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Archbishop Justus, Ltd


Hallo again to all.

Earlier today we received an email from Australia asking us if we knew why Archbishop Rowan Williams apparently never wears a purple shirt. We referred our correspondent to the only web source for an answer we're aware of. And the answer is? The Archbishop of Wales allegedly doesn't own one, doesn't care for them, and prefers to emphasise the priestly-pastoral aspect of being a bishop.

The Ninth Bishop of Edmonton (Anglican Church of Canada), the Right Reverend Victoria Matthews

Does it matter? With poverty and despair ever lurking in our world, what difference does a purple shirt make? What matter chasubles, when children are dying of hunger? We understand the paradox, even if we have no answers for it. The Old Testament (Exodus 28) indeed documents costly vestments mandated by the Lord God. The New Testament is silent on the matter of clothing.

Why do we bother? A number of reasons. Vestments, which grew out of the normal street clothing of Romans, emphasise the church's link with its earliest origins. They tend to disguise the person and magnify the office: they enable us not to notice whether the priest is wearing a designer-label suit or the deacon a Gucci belt. Vestments are also a uniform, in that they tell us something of the function of the person clothed in them: think of judges, police, firefighters. Church vestments can, of course, separate the wearer from the ordinary gaggle of humanity and can, like so much else in life, become a point of pride. This is, in our opinion, Vestments Gone Bad.

Recently in England there has been a discussion of whether vestments should be relegated to the dustbin, as accoutrements that estrange rather than invite. It's easy to agree before much thinking. Everything one encounters when on one's first date with a church is odd: Hymns, with their old-fashioned prosody. Architecture, which bears little resemblance to a mall. Liturgy, which no matter how informal the rite or the service, is unlikely to resemble a conversation in a pub. All these things require some 'getting used to', but all can be means to lift us up in wonder, love, and praise.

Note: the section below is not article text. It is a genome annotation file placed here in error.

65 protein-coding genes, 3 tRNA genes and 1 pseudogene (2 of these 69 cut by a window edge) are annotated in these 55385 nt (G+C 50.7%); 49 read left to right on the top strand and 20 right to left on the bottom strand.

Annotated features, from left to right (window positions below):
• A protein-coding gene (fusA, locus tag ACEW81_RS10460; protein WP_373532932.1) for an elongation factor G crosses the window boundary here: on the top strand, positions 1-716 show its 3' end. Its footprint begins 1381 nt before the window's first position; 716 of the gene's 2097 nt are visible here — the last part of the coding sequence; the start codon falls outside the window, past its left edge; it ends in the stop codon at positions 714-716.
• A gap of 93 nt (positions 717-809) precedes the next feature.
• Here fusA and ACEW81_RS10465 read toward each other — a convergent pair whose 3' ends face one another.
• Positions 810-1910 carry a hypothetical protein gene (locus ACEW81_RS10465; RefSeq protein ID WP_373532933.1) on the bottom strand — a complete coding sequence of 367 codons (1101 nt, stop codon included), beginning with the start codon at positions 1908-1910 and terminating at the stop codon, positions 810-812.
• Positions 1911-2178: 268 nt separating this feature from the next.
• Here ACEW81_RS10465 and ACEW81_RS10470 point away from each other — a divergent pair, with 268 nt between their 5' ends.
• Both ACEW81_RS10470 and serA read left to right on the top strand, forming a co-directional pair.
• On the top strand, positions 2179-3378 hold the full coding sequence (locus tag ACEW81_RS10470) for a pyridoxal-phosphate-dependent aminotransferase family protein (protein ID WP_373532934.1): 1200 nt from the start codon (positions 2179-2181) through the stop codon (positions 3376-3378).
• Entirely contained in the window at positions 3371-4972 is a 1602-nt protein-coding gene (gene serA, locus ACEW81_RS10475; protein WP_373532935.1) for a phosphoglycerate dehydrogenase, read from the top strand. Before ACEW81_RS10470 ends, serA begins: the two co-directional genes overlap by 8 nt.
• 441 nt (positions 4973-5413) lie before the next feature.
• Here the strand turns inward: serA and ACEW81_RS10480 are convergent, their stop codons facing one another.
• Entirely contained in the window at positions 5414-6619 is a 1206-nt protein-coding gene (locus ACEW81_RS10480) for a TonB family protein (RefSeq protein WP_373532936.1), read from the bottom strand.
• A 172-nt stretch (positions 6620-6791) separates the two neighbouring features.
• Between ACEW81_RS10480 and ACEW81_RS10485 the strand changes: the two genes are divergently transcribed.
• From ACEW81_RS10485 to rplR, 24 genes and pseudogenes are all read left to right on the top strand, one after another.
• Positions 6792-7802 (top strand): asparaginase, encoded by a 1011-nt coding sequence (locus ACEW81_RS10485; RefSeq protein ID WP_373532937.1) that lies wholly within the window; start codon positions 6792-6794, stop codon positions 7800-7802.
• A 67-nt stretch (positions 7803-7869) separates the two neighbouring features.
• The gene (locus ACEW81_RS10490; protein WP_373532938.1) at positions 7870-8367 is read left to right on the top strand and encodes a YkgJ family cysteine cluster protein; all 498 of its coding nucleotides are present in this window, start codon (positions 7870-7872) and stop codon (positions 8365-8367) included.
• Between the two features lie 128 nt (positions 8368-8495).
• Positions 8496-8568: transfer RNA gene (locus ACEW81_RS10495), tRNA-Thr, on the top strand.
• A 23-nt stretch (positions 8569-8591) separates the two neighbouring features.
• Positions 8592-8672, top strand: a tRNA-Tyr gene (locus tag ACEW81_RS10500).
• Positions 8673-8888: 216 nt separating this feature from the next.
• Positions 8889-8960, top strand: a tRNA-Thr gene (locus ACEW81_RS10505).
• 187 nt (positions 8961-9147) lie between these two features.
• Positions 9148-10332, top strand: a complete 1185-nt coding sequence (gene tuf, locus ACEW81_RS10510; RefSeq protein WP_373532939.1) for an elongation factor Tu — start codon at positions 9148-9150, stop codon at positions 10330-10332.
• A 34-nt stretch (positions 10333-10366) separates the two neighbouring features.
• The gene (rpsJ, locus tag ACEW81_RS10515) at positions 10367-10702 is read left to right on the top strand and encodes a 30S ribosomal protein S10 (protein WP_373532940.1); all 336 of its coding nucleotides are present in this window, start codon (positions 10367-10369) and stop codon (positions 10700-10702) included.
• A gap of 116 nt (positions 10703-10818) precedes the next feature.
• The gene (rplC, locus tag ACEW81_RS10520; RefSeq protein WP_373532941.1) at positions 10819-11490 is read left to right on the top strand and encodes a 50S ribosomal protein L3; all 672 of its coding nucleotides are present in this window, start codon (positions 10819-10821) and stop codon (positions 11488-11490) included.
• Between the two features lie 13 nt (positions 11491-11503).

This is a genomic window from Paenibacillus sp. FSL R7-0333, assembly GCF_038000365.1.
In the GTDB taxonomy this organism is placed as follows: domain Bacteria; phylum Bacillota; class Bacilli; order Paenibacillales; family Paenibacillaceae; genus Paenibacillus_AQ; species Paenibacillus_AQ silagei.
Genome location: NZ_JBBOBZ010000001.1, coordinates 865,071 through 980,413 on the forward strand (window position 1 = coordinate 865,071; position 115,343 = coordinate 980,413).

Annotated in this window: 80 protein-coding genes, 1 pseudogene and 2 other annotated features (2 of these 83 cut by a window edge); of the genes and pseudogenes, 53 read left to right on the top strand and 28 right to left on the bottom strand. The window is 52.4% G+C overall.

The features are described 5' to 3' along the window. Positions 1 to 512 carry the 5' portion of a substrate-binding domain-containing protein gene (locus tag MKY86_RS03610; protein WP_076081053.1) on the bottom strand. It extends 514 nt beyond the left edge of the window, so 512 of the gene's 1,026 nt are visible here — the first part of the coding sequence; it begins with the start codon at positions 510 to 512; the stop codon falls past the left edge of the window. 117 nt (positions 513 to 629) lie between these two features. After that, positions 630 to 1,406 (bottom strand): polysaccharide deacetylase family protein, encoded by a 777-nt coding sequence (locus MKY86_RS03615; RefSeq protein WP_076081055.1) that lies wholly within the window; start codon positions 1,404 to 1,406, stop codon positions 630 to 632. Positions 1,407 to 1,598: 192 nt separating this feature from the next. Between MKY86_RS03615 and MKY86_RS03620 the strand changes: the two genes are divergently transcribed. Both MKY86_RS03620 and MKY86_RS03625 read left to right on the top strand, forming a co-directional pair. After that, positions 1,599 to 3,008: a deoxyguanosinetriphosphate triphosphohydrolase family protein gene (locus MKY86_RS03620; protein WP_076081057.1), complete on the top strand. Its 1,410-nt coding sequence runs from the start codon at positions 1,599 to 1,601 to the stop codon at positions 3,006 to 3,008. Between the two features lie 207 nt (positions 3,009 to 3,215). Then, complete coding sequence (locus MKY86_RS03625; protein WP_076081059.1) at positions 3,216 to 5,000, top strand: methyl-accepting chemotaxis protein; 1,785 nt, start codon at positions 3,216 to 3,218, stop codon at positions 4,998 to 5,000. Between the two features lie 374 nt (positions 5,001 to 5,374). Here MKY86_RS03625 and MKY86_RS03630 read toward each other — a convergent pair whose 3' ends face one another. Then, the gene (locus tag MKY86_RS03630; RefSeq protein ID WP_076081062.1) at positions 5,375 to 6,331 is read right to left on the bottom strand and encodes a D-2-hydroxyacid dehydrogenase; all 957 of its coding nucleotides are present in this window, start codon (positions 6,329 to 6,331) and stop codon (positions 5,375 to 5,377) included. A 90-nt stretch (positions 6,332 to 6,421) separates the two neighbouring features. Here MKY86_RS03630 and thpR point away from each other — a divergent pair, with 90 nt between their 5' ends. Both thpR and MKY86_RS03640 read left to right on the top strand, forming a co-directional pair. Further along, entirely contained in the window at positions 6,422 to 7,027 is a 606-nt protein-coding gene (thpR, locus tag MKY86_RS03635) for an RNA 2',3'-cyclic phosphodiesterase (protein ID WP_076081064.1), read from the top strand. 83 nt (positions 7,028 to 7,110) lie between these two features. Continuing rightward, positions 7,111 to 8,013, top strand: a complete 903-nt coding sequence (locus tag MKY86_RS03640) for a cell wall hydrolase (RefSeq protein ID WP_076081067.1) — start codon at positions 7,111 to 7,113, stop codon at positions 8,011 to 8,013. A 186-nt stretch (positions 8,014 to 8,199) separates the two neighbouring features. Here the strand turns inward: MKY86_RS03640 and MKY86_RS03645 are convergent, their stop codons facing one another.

A black chimere as a pointer to heaven, someone may chuckle? Well, reductio ad absurdum works as well with vestments as with anything. But we confess we find it easier to blur the personal distinctions of a bishop into the iconic figure of Christ when the Right Reverend Father (or Mother) in God is wearing vestments rather than a Prada suit.

It is easy to become involved in churchly things as a way of hiding from the hard realities of the twenty-first century. Endless debating the niceties of black tippets or discussing the proper number of buttons on a cassock can become embarrassing; after all, there are souls to win and the hungry to feed and we can't hide our head in amices forever. But understanding why those in Anglican Holy Orders wear the vestments they do—and being able to articulate it to a newcomer at coffee hour or defend it at a dinner party—should be a reasonable Anglican expectation.

Now about that purple shirt... perhaps the Archbishop of Canterbury-designate may want to consider one?

See you next week.

Cynthia McFarland's signature
Brian Reid's signature
Cynthia McFarland
Brian Reid

Last updated: 28 July 2002